Voters in three small New Hampshire towns will be putting their ballots into a new type of counting machine Tuesday – one that runs on open-source software rather than company-controlled software – in a pilot project to see whether digital transparency can increase confidence in the reliability of elections.

“In 2018, 2019, this was not a very important topic. Nobody talked about voting machine source code. Then 2020 happened and suddenly many people were talking about voting machine source code,” said Ben Adida, a co-founder of VotingWorks.

The nonprofit makes the ballot-scanning machines that will be used in the North Country towns of Ashland and Woodstock and the Seacoast town of Newington on Nov. 8. They are already being used in several Mississippi counties.

“The hope is this will give some confidence to voters that have questions and doubts now,” said Secretary of State Dave Scanlan. “To the extent that parts of the process aren’t transparent, that allows people to use their imagination … about what is happening.”

The VotingWorks devices will digitally scan and tally results from the same hand-marked paper ballots that are used for the state’s AccuVote machines. After Tuesday’s election those ballots will be taken to Concord for a hand recount by the Secretary of State’s office to double-check the device accuracy.

The towns were chosen because they are among the smallest in the state that already use ballot-counting machines. Their combined population is less than 3,000. The towns’ AccuVote machines will be available for backup if anything goes wrong, and a hand-counted audit of the results was scheduled after the election to see how well the VotingWorks machines did.

New Hampshire has been looking for years to buy replacements for the AccuVote machines that have been used for three decades. They run on the long-unsupported operating system Windows XP, and no parts are made for them any more. Repairs can only be done by cannibalizing other machines, including many bought from other states that have stopped using them.

Adida argues that switching to machines running on the open source software known as Linux, which can be examined by anybody, makes it harder for conspiracy theories to thrive about the reliability of the machines.

“Voting officials are very open and transparent about everything else they do. Then you’ve got this equipment they use that’s about as secretive as it can be,” he said. “It’s a good idea to make everything in the voting system transparent.”

Any decision about changing the devices which towns and cities can use for elections will be made by the Ballot Law Commission, a 10-person body whose members are appointed by the legislature and the governor. Scanlan said there’s no specific timeline for replacing the AccuVote machines, although a representative from LHS Associates, which services the machines, warned during a 2019 presentation to election officials that repairs and software fixes could become untenable in just a few more elections.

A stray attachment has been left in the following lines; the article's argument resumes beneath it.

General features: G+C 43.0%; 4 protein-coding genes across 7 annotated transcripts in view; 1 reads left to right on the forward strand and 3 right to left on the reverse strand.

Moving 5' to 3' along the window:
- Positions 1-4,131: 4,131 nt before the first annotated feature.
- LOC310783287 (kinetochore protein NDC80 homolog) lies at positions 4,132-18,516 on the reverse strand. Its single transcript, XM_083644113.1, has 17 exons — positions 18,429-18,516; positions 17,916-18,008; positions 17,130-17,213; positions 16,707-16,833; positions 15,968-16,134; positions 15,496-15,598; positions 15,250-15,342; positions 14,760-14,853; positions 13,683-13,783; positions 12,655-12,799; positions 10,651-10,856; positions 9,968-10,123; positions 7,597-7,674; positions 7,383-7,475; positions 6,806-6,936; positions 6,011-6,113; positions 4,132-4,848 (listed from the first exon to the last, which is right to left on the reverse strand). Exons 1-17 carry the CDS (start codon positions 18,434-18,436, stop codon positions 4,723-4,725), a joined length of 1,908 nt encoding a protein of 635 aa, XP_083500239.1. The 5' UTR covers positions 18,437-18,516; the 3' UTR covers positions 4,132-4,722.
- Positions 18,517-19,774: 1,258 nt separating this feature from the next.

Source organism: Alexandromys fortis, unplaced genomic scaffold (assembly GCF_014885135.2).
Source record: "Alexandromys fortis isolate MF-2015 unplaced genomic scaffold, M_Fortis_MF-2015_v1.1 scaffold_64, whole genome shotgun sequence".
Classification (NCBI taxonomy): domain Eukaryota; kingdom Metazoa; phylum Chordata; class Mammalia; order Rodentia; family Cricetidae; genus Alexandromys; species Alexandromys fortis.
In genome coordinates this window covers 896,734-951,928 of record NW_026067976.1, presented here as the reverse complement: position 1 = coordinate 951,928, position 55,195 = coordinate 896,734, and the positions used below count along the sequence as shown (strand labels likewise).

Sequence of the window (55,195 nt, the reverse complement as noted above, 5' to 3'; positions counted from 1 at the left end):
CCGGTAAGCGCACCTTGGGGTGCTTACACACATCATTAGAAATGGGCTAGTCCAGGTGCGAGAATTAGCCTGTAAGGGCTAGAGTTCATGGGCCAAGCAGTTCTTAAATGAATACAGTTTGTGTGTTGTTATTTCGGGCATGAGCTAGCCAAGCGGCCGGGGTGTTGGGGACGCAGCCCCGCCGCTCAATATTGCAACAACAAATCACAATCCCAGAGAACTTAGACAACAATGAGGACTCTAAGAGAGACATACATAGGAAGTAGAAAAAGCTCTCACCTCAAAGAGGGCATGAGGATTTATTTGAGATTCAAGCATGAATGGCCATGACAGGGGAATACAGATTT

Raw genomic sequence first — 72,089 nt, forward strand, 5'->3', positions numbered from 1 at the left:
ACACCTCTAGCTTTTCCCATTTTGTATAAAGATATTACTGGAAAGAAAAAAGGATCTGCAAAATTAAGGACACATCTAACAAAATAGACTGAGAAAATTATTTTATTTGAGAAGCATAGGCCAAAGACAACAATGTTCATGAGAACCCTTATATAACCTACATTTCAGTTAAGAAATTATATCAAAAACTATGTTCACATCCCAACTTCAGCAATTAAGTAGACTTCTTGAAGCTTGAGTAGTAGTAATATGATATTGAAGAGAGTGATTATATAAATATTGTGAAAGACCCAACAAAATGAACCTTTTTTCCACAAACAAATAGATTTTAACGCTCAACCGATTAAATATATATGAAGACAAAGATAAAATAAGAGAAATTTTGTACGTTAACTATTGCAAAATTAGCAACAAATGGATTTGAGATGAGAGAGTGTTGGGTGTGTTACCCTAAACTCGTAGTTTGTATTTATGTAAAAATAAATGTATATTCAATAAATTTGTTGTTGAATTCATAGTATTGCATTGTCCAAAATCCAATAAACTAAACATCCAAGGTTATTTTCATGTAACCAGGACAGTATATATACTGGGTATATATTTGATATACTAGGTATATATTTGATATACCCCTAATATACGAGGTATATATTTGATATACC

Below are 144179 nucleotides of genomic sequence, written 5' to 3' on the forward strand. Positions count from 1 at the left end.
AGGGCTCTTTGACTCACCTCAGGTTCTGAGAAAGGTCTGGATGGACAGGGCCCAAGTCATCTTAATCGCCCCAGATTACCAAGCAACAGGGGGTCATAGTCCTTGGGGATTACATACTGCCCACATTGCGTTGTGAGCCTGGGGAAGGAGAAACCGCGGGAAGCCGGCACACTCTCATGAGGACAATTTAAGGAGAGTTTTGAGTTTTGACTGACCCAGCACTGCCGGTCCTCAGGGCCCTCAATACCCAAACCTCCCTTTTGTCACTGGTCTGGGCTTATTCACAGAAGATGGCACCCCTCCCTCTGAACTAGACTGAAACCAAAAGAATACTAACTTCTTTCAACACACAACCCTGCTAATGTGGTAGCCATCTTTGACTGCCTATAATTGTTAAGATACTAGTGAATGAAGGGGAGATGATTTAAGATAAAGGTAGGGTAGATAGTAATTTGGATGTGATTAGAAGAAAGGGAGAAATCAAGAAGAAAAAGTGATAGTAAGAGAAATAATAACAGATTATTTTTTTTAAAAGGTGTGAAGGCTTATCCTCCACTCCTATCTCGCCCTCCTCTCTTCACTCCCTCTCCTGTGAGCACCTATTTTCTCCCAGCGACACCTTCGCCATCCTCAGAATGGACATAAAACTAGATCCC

The three-town VotingWorks pilot project is free to New Hampshire. Adida estimated that the devices, which are assembled in California, would cost about $6,000 each.

The major difference for voters between the VotingWorks machines and AccuVote machines is that the new machines have a screen which displays information about the ballot after it has been inserted. This includes warnings about errors on the ballot such as over-voting, or casting a vote for too many candidates in a given race. This gives the voter the option to get the ballot back and place it in a separate bag where it will be hand-counted after polls close.

Election watchers have warned about organized efforts to deliberately overvote in some races as a method of slowing down election-night counts and casting doubt on the voting process.

Because it digitally scans the ballot and records a full image, the VotingWorks machines “is able to analyze checkmarks a little more precisely,” Adida said. It also records an image of any write-ins allowing election officials to see them on a screen. “The on-screen adjudication process is significantly more convenient and faster for clerks and moderators.”

Adida said the software in a VotingWorks machine is roughly similar to the Chromebook computer made by Google with the notable difference that it cannot be connected to the internet. Any changes or updates to the software must be done in person, loaded into each machine from a hand-held device.

VotingWorks, which has 15 employees scattered around the country, is supported by a combination of donations, grants and income from government contracts doing election audits. Adida said that the plan is to grow the company based on sales of vote-tallying machines. It also makes a device that allows voters to mark paper ballots from a touch screen instead of using a pencil as is done in New Hampshire.

Adida said that while it’s distressing to see continuing efforts to discredit America’s elections and undermine democracy, it does have the effect of focusing people’s attention.

“The silver lining is that over time people become more educated about how the voting system works,” he said.

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